[17]    Loevinsohn M, Sumberg J, Diagne A. (2012). Under what circumstances and conditions does adoption of technology result in increased agricultural productivity? Protocol. London: EPPI Centre, Social Science Research Unit, Institute of Education,  University of London.

[18]    Bonabana-Wabbi J. (2002). Assessing Factors Affecting Adoption of Agricultural Technologies: The Case of Integrated Pest Management (IPM) in Kumi District, Msc. Thesis Eastern Uganda.

[19]    Challa, Merga. (2013). Determining Factors and Impacts of Modern Agricultural Technology Adoption in West Wollega, Munich, GRIN Publishing GmbH, http://www.grin.com/en/e-book/280336/determiningfactors-and-impacts- of-modern-agricultural-technology-adoption.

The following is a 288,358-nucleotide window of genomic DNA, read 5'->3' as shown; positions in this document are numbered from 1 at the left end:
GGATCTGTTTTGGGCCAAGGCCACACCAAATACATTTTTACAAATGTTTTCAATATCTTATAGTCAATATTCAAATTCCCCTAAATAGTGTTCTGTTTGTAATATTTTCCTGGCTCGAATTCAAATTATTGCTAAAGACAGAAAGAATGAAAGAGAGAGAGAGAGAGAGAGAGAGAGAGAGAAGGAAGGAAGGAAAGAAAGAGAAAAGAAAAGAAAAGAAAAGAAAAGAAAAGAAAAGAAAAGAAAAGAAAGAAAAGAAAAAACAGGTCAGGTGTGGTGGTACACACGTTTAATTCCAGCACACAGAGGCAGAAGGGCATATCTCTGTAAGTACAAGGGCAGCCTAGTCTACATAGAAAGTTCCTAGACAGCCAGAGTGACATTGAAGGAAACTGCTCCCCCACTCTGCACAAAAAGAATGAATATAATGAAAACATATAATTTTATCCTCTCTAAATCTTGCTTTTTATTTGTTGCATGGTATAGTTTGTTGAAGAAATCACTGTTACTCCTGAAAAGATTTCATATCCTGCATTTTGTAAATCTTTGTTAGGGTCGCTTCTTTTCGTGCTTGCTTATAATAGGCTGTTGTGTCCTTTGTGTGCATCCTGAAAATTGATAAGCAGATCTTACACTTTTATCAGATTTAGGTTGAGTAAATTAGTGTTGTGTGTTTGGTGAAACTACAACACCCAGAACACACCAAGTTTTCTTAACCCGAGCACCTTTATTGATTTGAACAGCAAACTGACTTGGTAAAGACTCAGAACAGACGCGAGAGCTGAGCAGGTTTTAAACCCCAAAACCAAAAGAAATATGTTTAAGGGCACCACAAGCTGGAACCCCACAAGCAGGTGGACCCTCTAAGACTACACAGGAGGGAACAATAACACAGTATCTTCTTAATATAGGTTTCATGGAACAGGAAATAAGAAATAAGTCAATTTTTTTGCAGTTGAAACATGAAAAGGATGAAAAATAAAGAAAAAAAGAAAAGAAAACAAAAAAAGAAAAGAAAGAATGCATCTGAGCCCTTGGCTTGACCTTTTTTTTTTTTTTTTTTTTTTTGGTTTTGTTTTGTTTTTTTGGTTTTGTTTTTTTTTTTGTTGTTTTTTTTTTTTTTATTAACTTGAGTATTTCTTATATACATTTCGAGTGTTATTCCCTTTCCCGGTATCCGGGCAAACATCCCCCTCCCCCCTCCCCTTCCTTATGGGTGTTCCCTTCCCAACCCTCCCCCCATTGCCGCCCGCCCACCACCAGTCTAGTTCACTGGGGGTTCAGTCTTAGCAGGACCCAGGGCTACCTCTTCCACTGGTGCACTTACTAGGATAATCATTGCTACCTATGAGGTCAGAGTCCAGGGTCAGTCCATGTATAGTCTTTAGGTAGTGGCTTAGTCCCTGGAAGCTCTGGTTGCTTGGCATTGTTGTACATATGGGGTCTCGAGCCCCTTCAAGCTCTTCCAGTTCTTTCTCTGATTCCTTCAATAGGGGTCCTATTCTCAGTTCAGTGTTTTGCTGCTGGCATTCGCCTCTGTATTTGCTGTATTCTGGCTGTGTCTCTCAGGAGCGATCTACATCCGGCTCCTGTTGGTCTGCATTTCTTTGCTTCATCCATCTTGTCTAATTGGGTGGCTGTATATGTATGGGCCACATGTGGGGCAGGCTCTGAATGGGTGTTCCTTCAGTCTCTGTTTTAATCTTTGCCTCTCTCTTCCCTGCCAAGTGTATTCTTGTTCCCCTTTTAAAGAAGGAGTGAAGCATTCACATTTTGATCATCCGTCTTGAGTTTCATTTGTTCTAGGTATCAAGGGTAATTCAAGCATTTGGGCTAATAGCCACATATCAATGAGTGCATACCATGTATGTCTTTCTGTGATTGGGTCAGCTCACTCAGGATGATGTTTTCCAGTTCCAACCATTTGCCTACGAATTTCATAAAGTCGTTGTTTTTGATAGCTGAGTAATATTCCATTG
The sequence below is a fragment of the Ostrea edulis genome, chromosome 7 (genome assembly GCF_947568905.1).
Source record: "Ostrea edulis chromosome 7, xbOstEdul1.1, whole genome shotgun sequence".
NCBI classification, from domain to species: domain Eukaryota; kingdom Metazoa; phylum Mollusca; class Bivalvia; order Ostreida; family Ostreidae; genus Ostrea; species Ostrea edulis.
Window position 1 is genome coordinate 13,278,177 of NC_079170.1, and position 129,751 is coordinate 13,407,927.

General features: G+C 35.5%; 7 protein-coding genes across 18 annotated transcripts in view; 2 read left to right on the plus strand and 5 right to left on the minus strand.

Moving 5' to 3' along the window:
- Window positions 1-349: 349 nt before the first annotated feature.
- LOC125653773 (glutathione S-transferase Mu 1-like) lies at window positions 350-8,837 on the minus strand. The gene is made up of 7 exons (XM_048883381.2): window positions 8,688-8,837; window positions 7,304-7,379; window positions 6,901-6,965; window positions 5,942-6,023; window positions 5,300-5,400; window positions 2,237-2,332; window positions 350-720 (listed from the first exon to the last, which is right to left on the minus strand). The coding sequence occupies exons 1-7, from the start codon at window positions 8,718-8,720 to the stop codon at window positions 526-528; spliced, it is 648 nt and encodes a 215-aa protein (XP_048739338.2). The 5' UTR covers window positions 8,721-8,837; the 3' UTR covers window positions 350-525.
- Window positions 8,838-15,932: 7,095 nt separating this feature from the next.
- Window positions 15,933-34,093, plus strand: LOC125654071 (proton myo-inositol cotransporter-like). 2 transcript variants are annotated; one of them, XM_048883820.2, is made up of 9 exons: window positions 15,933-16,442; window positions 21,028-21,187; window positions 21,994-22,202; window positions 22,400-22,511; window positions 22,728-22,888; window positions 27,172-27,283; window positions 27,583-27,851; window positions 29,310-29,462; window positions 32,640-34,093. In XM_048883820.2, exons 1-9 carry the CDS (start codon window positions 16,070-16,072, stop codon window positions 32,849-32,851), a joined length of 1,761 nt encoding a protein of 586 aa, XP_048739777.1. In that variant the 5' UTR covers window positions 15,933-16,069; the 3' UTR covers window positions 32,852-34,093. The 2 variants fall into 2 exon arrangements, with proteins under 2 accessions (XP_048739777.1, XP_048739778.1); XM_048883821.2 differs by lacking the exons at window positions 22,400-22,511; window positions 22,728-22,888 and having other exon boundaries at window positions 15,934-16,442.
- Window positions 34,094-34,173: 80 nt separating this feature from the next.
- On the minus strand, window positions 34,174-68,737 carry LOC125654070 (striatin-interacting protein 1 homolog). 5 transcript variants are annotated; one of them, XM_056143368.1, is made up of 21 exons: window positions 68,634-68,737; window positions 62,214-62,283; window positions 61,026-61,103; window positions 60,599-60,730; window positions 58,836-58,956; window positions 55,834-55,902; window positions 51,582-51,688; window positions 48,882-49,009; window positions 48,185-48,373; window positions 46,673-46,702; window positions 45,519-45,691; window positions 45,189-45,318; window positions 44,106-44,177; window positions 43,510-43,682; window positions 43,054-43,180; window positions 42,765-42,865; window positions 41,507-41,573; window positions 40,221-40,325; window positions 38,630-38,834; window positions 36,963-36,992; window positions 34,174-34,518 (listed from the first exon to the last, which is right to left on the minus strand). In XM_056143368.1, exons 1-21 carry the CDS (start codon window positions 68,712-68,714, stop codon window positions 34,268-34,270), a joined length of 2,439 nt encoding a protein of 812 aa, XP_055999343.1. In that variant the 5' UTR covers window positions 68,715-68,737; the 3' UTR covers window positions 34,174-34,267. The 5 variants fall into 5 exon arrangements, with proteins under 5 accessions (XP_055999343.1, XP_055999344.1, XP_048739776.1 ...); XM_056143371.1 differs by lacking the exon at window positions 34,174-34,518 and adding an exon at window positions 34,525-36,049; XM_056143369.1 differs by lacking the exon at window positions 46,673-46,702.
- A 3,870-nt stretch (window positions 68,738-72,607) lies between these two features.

[20]    Rogers, Everett M. (1962). Diffusion of Innovations. Glencoe: Free Press. ISBN0612628434.

[21]    Ahmed S. (2004). Factors and Constraints for Adopting New Agricultural Technology in Assam With Special Reference to Nalbari District: An Empirical Study. Journal of Contemporary Indian Policy.

[22]    Gabre-Madhin, Z. and Haggblade, S. (2001). Success in African Agriculture: Results of an Expert Survey. International Food Policy Research Institute. Washington DC. June 2001.

[23]    Solomon Y, Endrias O. (2018). Participatory Demonstration of Maize (Zea Mays L.) Variety with its Full Packages in South Ethiopia. Adv Crop Sci Tech 6: 342. doi:10.4172/2329-8863.1000342.

[24]    Mignouna, B., Manyong, M., Rusike, J., Mutabazi, S., & Senkondo, M. (2011). Determinants of Adopting Imazapyr-Resistant Maize Technology and its Impact on Household Income in Western Kenya: AgBioforum, 14(3), 158-163.